In news that comes as no surprise to today’s first time homebuyers, in a recent report, RBC economist Robert Hogue states that buying a home has never been more unaffordable in Canada. 

Not that any would-be homebuyer needs the reminder, right?

While home prices across the country have softened in recent months after a red-hot two-year run, Hogue highlights how surging interest rates have driven home ownership costs to record-high levels. The Bank of Canada has steadily hiked up its rates since March, something Hogue says has added hundreds of dollars to mortgage payments that come with a home purchase. “This, along with the jump in property values during the pandemic, have made it more difficult than ever to become a homeowner in Canada,” he writes. 

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Hogue highlights that RBC’s national aggregate affordability measure -- which represents loss of affordability -- reached 60% in the second quarter of the year, surpassing the previous worst-ever point (57%) in 1990. This figure hit 90.2% in Vancouver and 83% in Toronto.

READ: Nearly Half of Canadians Putting Homebuying Plans on Hold Due to Rate Hikes

"The frenzy that drove resale activity and prices to incredible heights at the start of this year is gone," writes Hogue. "Many buyers have been forced to the sidelines either because they no longer qualify for a mortgage or have seen their purchasing budget drastically reduced. Home resales have plummeted more than 30% since February and prices are now softening, especially in Ontario and parts of British Columbia."

But it wasn’t just the infamously expensive cities like Toronto and Vancouver where housing affordability worsened thanks to climbing rates, says Hogue. It happened pretty much everywhere in Canada. “The deterioration over the past year has been off the charts in most markets, with only parts of the Prairies and Quebec having experienced deeper erosion in the past,” writes Hogue. 

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Hogue acknowledges that buyers in Ontario and British Columbia (BC) remain extremely challenged, but that conditions are still “manageable” in the Prairies and most of Atlantic Canada and Quebec.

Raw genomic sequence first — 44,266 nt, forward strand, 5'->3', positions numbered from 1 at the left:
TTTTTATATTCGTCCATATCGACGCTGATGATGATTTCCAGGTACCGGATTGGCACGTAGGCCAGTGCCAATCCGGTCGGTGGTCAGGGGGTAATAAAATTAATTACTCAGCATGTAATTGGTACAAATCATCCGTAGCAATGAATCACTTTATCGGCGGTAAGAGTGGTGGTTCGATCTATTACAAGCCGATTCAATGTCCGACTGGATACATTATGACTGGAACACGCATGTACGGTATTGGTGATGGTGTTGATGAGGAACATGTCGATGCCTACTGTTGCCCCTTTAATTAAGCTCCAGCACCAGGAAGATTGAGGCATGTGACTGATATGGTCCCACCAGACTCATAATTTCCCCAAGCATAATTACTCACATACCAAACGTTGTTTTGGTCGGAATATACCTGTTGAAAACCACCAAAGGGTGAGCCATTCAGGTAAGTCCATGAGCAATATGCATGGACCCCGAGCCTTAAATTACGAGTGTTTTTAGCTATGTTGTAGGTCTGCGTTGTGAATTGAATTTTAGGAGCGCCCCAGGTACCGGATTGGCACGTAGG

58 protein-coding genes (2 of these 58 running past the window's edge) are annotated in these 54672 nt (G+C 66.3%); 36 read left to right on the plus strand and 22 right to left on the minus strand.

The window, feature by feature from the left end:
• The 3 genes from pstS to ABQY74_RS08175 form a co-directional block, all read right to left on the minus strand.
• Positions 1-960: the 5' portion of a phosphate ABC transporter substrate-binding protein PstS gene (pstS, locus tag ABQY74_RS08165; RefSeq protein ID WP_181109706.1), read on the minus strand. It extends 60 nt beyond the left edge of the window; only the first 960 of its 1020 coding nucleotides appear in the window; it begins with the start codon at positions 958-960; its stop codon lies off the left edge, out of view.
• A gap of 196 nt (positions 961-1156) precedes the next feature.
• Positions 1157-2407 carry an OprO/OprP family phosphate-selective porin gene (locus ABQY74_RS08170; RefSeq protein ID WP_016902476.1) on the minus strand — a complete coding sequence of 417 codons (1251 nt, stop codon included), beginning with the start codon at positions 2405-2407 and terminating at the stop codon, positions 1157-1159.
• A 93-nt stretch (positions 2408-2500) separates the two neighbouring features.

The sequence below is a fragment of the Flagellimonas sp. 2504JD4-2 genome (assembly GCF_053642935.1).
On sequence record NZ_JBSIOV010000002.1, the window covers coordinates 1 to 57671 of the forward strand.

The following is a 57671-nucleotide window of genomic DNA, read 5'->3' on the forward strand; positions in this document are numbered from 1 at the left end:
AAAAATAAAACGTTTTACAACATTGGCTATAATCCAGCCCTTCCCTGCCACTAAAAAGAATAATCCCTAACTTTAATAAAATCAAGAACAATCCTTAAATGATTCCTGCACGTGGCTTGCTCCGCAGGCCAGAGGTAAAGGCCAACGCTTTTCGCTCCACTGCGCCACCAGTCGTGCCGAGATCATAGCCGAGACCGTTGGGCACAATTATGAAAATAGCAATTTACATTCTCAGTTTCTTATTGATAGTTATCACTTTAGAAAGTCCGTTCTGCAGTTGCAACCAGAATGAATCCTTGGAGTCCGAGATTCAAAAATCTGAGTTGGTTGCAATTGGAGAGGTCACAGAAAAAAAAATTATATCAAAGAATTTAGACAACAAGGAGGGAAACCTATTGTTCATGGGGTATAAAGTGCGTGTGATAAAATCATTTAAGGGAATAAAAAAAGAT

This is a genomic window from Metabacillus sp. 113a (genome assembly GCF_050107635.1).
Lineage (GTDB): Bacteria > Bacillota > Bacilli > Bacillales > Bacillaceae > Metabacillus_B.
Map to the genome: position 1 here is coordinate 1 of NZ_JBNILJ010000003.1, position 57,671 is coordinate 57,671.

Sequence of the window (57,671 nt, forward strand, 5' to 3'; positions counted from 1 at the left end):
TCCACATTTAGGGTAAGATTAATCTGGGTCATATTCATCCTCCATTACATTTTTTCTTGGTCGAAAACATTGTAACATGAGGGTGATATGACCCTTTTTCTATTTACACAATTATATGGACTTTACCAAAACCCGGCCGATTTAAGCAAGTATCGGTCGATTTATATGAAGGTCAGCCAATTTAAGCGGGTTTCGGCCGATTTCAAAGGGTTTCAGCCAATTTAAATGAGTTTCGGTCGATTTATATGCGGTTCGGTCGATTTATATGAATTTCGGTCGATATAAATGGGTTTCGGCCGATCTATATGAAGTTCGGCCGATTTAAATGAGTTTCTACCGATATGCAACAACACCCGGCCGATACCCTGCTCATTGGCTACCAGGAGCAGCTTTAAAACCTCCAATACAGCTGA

There is some good news for buyers, however -- even in the pricier provinces. Hogue says that home price declines that we’ve seen since the early spring will eventually being relief to buyers. “The sharp housing market correction that began this spring is rolling back some of the spectacular price gains made during the pandemic,” writes Hogue. ”We expect benchmark prices to fall 14% nationwide by next spring -- more so in Ontario and BC. This should help lower ownership costs next year. But the likelihood of further rate hikes from the Bank of Canada is poised to intensify affordability pressures before then.”

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But, in the meantime, countless homebuyers (in theory, at least) will face financial challenges on the home ownership front.

"We expect the softening in prices will continue and spread until a bottom is reached around spring time next year," writes Hogue. "We think this will lower ownership costs once interest rates stabilize."

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There is an end in sight -- sort of. "Our view is unaffordability will peak at the end of this year -- though the timing is poised to vary market by market," writes Hogue. "Growing household income will partly drive the improvement that will follow. It will likely take years to fully reversed the tremendous deterioration that took place since 2021."


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